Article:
Friday, May 18, 2007

New Humanism Conference III: Me and Salman

The thing-I-will-never-forget about the New Humanism Conference is that I got to ask Salman Rushdie a question.

The first night of the conference (Friday) was devoted to giving Rusdie some kind of lifetime achievement award in "cultural humanism". So there was a long process of introducing introducers who introduce somebody who introduces Rushdie. I'm sure you know how those things go. Steven Pinker was one of the introducers, and Rebecca Goldstein made some interesting points, so it could have been worse.

Then Rushdie did a reading from "Shalimar the Clown". I liked it a lot. At this point I have to make a shameful confession: I've never read a Rushdie novel. I bought "Satanic Verses" back when the Ayatollah was threatening to have Rushdie killed, but I never got around to reading it. Buying it was more of a political statement than a literary ambition. (I know you're wondering: Whatever happened to the fatwa? It was never officially rescinded, but Rushdie wanders around pretty freely these days. I get the impression that certain circles in Teheran will celebrate when Rushdie dies, but bringing that day closer doesn't seem to be high on anybody's to-do list.)

Afterwards there was a question period. I'm always conflicted in situations like this. Part of me wants to interact with the famous person any way I can, and another part of me is ashamed of that juvenile impulse and sits on it. So if I recognized God having the grand slam breakfast in the next booth at Denny's, I'd probably leave him alone. I don't want to waste his time with something stupid like: "The Universe was just such a cool idea. I really, really like it." I'd try to watch him without being obvious, and then later I'd think: "I can't believe it was like, God, right there. And I didn't say anything."

So I'm not saying anything, and all these people are trying to ask refined literary questions, some more successfully than others. Rushdie is answering them very graciously. One woman is an English teacher whose class read "Midnight's Children". They argued over what the ending meant, and she wants to know what Rushdie thinks it means. And he says exactly the right thing: "It's not my job to say what it means. That's your job."

I'm watching the line of questioners dwindle, when I realize that I actually do want to know something that nobody else is asking. So after some internal debate I stop sitting on my juvenile self and get in line. I continue to be the end of the line, and when the MC offers Rushdie the chance to declare victory and go home, Salman notices that there are only four questioners left and decides to let us ask our questions. I'm last.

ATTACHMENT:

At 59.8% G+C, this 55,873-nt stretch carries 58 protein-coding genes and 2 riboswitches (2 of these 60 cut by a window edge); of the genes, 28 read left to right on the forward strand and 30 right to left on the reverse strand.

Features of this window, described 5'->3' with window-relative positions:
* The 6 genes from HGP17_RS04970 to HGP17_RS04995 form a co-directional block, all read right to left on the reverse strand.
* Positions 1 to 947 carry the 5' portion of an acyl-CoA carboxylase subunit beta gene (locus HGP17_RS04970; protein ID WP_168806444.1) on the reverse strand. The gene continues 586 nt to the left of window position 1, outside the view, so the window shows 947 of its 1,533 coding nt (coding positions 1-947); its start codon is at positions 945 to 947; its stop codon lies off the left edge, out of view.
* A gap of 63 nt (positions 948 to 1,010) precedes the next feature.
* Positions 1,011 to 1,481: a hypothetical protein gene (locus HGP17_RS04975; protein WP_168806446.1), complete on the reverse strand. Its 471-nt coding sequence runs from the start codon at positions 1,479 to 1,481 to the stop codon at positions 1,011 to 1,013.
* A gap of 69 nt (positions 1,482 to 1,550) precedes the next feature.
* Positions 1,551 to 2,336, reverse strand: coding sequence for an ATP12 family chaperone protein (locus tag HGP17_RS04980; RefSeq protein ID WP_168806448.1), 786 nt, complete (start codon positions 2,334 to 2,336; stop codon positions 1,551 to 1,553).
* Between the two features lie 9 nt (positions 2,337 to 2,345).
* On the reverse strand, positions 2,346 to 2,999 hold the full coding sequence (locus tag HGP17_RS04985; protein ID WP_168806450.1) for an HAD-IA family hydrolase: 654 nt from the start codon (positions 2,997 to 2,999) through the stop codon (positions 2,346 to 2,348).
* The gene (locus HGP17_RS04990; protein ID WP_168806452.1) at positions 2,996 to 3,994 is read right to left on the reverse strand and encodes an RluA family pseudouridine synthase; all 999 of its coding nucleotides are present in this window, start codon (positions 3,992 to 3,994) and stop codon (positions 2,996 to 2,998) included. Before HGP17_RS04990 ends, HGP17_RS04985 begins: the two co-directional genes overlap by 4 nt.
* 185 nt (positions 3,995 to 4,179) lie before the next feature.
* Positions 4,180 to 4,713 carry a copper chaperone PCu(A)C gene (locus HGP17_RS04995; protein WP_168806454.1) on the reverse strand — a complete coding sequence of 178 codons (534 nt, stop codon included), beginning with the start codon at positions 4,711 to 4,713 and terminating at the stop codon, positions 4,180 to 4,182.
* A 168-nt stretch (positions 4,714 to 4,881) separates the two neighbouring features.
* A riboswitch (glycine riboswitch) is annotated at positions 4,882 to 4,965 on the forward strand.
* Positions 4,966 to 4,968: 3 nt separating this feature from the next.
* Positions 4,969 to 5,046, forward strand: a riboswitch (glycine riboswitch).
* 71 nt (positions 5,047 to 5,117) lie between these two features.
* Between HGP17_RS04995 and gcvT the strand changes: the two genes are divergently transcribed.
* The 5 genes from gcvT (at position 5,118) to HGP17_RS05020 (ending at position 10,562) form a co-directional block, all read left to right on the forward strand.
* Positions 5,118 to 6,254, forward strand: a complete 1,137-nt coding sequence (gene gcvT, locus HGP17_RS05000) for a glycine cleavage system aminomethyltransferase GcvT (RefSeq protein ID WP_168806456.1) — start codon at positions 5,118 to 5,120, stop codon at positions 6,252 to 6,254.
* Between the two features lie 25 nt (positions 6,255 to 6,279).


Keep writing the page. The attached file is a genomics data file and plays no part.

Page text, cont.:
I ask: "Looking back at 'The Satanic Verses' and the fatwa and the way it dominated your life for so many years, my question is: Would you do it again?"

And Rushdie very wryly says, "Well, I'd rather not." And then he makes a very interesting comment, which I won't put in quotes because I don't remember it word-for-word. He said that it makes him happy now that finally people can read "Satanic Verses" as a novel. For years, he said, no one commented on it as a novel. You could talk about it in a political context or a religious context, but not in a literary context. He said it was very frustrating as a writer to put so much of your time into writing a piece of fiction and have it talked about every way but as a piece of fiction.

Then the evening was over and I went home. For a while I thought that although Rushdie's answer had been interesting, he had sort of dodged the question. I had meant to ask: Knowing what he knows now, knowing what the effect on his life would be, would he have written and published "Satanic Verses" at all? And he didn't answer that.

At least not directly. As I thought about his answer and about the general tone of his other answers, I realized something: This crowd had gathered to honor him as a Humanist hero, and he wasn't going to come out and tell them in so many words "Being a hero wasn't worth it." That wouldn't have been gracious at all. Instead he told me that he was glad that the book had stopped being a symbol and gone back to being a novel. Which, I think, sort of means the same thing. But he made it my job to come to that interpretation, not his job.

And I guess that means that the book on my shelf has stopped being a political statement and started being a novel that I haven't read. Maybe I will.

4 comments:

kim said...

From the two things you reported he said, sounds like he was walking his talk.

smellincoffee said...

Have yourself on Humanist Network News yet?

http://humaniststudies.org/podcast/

They played back some of Rushdie's talk and then some of the questions. I just realized that yours is one of the ones I heard when I listened to the podcast Friday.

LaReinaCobre said...

I really liked your article/column in the UU world. I saw it advertised on Philocrites' page, and went straight away to read it. I'm a humanist who is not a part of any humanist "circles" so to speak, so it was good to know what is going on these days. It was almost like being there!

Liked your Rushdie anecdote; I've only read his novel, Fury, and didn't like it that much. I think it was about a dirty old man, which for some reason I think of Rushdie as being (maybe not so old). It's probably just the eyebrows and the accent.

Doug Muder said...

lareinacobre is too quick for me. I now have a a post up where you can comment on my UU World column.